Whitehouse Floor Remarks on the Retirement of Sister Jane Gerety
As-prepared for delivery
Mr./Madame President, I join Rhode Island’s senior senator here on the floor today to honor the work of Salve Regina University’s seventh president, Sister Jane Gerety. She will retire next month, capping a decade of service to the university and the Newport community.
Sister Jane has accomplished remarkable things in her tenure. She established a new satellite campus in Warwick to help working Rhode Islanders take graduate and continuing education courses. She helped establish online study options, bringing the university’s many offerings directly to Rhode Island students in their homes. She launched new programs of study, including a master of fine arts in creative writing, experiential learning opportunities in a range of fields, and a doctoral program in nursing. She raised millions of dollars in funding to strengthen Salve’s endowment, supporting every facet of university life. She also supervised numerous improvements to Salve’s beautiful Newport campus, including a $26 million renovation of the O’Hare Academic Building.
Sister Jane’s work has contributed a great deal to the city of Newport and the state of Rhode Island. Newport is home to an array of Gilded Age mansions and other culturally significant buildings set atop cliffs overlooking the Atlantic Ocean. Many of those architectural masterpieces now belong to the university and have needed significant upkeep. From the outset, Sister Jane recognized the value of Salve’s stewardship of Newport’s architectural heritage. The beautifully maintained campus, replete with the newly dedicated Gerety Hall in honor of Sister Jane, is a gem of an asset for the city and state.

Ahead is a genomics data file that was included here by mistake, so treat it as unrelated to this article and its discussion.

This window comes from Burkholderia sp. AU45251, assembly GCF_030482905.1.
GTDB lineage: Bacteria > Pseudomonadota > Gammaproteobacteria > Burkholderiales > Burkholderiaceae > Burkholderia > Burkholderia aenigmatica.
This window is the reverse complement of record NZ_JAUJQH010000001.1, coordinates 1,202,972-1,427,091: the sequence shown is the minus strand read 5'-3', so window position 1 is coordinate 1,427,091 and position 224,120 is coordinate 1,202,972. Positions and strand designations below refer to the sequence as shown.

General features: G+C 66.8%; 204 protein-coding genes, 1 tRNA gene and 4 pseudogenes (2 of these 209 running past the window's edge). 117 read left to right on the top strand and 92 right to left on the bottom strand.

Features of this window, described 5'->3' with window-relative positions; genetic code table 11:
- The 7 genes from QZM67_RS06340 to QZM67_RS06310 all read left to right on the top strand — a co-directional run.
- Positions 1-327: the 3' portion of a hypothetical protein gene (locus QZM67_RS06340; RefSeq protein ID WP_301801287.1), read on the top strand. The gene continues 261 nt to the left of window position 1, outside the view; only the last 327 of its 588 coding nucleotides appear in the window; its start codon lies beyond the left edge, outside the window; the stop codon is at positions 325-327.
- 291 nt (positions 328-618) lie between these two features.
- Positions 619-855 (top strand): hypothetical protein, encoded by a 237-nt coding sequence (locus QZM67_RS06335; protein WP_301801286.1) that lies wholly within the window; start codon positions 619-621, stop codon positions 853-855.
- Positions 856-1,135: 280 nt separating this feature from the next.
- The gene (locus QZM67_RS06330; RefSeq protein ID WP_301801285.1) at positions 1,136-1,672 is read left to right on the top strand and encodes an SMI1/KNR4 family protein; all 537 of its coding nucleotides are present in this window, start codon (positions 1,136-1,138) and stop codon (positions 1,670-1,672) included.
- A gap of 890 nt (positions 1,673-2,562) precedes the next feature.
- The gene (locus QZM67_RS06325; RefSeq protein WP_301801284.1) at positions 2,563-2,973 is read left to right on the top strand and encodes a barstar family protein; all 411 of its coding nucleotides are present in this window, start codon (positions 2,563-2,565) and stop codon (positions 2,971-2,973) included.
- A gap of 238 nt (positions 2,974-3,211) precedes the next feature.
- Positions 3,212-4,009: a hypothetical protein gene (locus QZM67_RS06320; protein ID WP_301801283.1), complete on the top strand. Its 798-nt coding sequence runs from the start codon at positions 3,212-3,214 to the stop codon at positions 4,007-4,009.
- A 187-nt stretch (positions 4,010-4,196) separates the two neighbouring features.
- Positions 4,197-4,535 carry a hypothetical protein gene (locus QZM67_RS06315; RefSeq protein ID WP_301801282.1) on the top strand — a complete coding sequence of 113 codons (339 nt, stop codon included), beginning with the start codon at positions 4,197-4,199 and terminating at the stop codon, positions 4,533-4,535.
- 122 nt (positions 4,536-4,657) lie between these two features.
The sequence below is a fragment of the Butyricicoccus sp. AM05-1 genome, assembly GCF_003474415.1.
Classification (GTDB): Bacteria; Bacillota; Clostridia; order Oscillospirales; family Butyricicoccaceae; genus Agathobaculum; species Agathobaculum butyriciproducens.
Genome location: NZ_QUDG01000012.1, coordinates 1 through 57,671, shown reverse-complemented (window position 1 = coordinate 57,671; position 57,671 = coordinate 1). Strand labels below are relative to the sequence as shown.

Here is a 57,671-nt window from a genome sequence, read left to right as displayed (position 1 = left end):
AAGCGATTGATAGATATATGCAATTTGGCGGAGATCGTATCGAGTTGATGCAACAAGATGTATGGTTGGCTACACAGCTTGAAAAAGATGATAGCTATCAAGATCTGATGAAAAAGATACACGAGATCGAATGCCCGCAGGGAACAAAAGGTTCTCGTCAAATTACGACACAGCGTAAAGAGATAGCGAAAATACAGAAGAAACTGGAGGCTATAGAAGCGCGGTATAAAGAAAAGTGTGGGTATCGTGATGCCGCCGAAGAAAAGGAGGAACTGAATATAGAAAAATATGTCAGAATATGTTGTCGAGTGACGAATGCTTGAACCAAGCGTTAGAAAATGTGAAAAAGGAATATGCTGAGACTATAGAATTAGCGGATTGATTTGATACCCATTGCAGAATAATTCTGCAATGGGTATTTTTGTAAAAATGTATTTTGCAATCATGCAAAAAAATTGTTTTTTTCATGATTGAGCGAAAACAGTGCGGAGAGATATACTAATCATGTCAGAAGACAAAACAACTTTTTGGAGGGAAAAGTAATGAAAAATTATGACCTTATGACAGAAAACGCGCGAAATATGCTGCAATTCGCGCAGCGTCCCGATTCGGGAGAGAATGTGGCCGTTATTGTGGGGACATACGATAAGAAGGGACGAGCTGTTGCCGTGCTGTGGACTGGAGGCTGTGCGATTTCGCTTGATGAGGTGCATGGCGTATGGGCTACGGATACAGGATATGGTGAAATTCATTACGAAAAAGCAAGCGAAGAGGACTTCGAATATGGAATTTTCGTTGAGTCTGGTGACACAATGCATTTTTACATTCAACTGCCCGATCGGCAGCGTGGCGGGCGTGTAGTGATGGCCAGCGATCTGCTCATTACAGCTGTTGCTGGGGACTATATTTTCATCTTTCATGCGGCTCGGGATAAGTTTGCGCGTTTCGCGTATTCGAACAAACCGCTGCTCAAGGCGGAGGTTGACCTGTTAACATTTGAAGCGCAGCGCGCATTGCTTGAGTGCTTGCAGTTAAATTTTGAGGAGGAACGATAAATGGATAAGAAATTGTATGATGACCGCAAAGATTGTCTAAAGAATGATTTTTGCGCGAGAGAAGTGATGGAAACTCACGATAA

Sister Jane’s work extends beyond our state border. Under her management, Salve has strengthened its Pell Center for International Relations and Public Policy. Today more than ever, the Pell Center is a fitting reflection of its namesake, Sen. Claiborne Pell, for whom our democratic ideals held limitless power. The Center’s academic programs, publications, and forums spread important ideas around the globe, advancing American domestic and foreign policy, cyber security, and diversity in leadership.
As impressive and praiseworthy as those professional accomplishments is the immediate, lasting difference she has made in the individual lives of those around her. A member of the 2019 Salve class says he will remember Sister Jane en route to “bring candy and snacks to student athletes for conference games,” and her “willingness to meet with any student in her office.” Indeed, when visiting Newport, young alums in search of graduate school advice or a word of encouragement have known they are welcome to stop by Sister Jane’s office to find an open door and wise counsel.
Over the course of her career, Sister Jane has embodied the values of her Catholic order, the Sisters of Mercy. The Sisters were founded with a mission to spread the gift of education and care for those in need in their community. Last year, Sister Jane told the Newport Daily News she sees the institution she led as “imbued with mercy,” adding, “I hope I’ve helped to cultivate that spirit.”
In her service, Sister Jane also honored a tradition of female leadership. Sister Therese was a skilled leader before Sister Jane, and Sister Lucille was a powerful leader before Sister Therese. This impressive tradition of leadership over decades by Sisters of Mercy is worth celebrating on its own, and Sister Jane has well advanced that tradition.
Sister Jane, it is clear to all that the spirit of mercy has flourished under your leadership. We wish you well in your retirement.
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